| Kingdom of Italy|
| Second Italo-Abyssinian War;Spanish Civil War; Italian conquest of British Somaliland; East African Campaign.|
Second Italo-Ethiopian War, Spanish Civil War, Italian conquest of British Somaliland, East African Campaign
Guglielmo Nasi, William Platt, Prince Amedeo - Duke of A, Alan Cunningham, Archibald Wavell - 1st Earl Wavell
Royal Italian Army
Luigi Frusci Wikipedia
Luigi Frusci (16 January 1879 – 1949) was an officer in the Italian Royal Army (Regio Esercito) during the Italian conquest of Ethiopia and World War II. He was even Governor of Eritrea and Amhara (Ethiopia).
Luigi Frusci was born in Venosa in 1879 and soon enlisted in the Italian Army. He fought during World War I and -after Benito Mussolini took control of Italy- he enrolled in the National Fascist Party.
Frusci fought on the southern front for General Rodolfo Graziani during the Second Italo-Abyssinian War. In April 1936, during the Battle of the Ogaden, Frusci commanded the center column of three columns attacking the Ethiopian "Hindenburg Wall". Later Frusci was the commander of the Italian "volunteers" of the 2nd CCNN Division "Fiamme Nere" in the Corps of Volunteer Troops (Corpo Truppe Volontarie) during the Spanish Civil War in 1937 and 1938.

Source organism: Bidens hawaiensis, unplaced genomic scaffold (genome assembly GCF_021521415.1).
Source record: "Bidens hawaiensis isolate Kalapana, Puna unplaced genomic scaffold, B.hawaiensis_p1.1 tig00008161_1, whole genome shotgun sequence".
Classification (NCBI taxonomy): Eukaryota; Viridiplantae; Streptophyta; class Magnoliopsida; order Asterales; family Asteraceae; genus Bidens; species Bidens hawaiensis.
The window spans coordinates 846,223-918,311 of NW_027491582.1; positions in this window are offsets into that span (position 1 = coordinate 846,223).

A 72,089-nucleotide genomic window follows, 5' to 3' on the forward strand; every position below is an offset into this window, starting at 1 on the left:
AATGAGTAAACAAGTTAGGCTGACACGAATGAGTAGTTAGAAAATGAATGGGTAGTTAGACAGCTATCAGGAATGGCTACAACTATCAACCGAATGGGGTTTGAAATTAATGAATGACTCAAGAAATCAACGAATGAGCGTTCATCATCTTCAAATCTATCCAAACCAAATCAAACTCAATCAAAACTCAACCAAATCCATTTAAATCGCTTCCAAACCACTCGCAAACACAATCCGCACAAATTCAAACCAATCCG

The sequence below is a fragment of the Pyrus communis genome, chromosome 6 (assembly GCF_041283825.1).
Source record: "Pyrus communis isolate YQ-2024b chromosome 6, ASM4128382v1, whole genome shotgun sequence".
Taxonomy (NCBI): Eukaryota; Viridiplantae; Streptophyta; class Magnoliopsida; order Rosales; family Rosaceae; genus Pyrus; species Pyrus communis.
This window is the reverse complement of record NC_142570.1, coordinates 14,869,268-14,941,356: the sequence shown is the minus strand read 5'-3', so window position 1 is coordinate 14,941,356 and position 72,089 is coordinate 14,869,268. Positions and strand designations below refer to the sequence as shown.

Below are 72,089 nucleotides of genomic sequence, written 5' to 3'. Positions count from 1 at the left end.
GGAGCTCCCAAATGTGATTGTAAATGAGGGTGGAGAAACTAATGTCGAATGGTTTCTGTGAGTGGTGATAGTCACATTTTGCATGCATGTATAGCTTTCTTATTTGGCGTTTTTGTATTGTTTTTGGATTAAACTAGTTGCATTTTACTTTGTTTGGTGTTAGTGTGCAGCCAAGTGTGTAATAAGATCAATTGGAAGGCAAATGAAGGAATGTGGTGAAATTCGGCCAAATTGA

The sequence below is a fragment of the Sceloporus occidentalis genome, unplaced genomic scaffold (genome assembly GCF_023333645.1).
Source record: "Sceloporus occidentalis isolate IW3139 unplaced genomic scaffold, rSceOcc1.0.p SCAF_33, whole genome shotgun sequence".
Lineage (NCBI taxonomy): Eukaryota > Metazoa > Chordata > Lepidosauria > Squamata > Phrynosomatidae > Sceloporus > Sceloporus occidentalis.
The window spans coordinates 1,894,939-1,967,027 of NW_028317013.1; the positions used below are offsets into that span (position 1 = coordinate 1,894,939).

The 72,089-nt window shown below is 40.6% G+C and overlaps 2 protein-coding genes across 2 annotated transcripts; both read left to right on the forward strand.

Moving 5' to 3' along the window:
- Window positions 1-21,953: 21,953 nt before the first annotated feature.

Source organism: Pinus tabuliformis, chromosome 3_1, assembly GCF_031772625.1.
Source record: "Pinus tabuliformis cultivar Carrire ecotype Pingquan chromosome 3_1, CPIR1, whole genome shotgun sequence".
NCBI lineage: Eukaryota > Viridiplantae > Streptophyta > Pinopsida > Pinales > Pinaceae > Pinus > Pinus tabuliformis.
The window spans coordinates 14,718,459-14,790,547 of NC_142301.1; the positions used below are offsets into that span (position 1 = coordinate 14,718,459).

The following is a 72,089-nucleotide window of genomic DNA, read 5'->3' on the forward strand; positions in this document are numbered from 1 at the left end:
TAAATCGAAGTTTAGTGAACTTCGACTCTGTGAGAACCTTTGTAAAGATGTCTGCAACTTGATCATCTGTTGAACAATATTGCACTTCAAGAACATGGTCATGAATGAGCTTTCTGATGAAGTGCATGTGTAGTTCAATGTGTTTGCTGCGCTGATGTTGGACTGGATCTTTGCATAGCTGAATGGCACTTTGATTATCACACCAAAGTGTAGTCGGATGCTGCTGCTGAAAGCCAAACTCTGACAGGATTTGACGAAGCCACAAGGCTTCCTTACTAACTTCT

In 1939 Frusci become Governor of Amhara in northern Ethiopia, and later governor of Italian Eritrea until 1941.
During World War II, Frusci was the main military commander in the Italian Eritrea Governorate. As a Lieutenant-General, he commanded Italian forces fighting in Eritrea during the East African Campaign. He fought in the Italian conquest of British Somaliland, conquering the capital Berbera.
In mid-1940, Frusci oversaw the initial Italian attacks into the Sudan, conquering Kassala. Later in 1940, even when ordered to do so, he chose not pull out of the Sudan. Instead, he rebuffed the initial efforts of British and Commonwealth forces to retake the border towns. In November, an assault on Gallabat was stopped short of its goals, the attacking force was hit hard from the air, and the position was re-taken by Italian ground forces.
After the British and Commonwealth forces crossed the border and launched an offensive in January 1941, Frusci also oversaw the defensive actions at Agordat, Keren, and the rest of Eritrea.
With the fall of Eritrea, Frusci became a prisoner of war. In 1948 Frusci received from the Italian government the award "Commendatore dell'Ordine Militare d'Italia" and the next year he died.Inspector of Infantry
Colonel, Ogaden border region command, Italian Somaliland – 1935 to 1936
Deputy General Officer Commanding, (Corpo Truppe Volontarie), Spain – 1936 to 1937
General Officer Commanding, 20th Division Friuli, Spain – 1937 to 1938
General Officer Commanding, XX Corps, Libya – 1938 to 1939
Governor of Amhara, Ethiopia – 1939 to 1941
Governor of Eritrea – 1940 to 1941
General Officer Commanding, Eritrean Army, East Africa – 1940 to 1941
Prisoner of War – 1941 to 1945
Luigi Frusci received many awards (and medals). The most important were: "Ordine militare dei Savoia"; "Ordine militare d'Italia"; "War Silver Medal"; "Medaglia interalleata della Vittoria" and "Cruz de la guerra por la Unidad Nacional Española".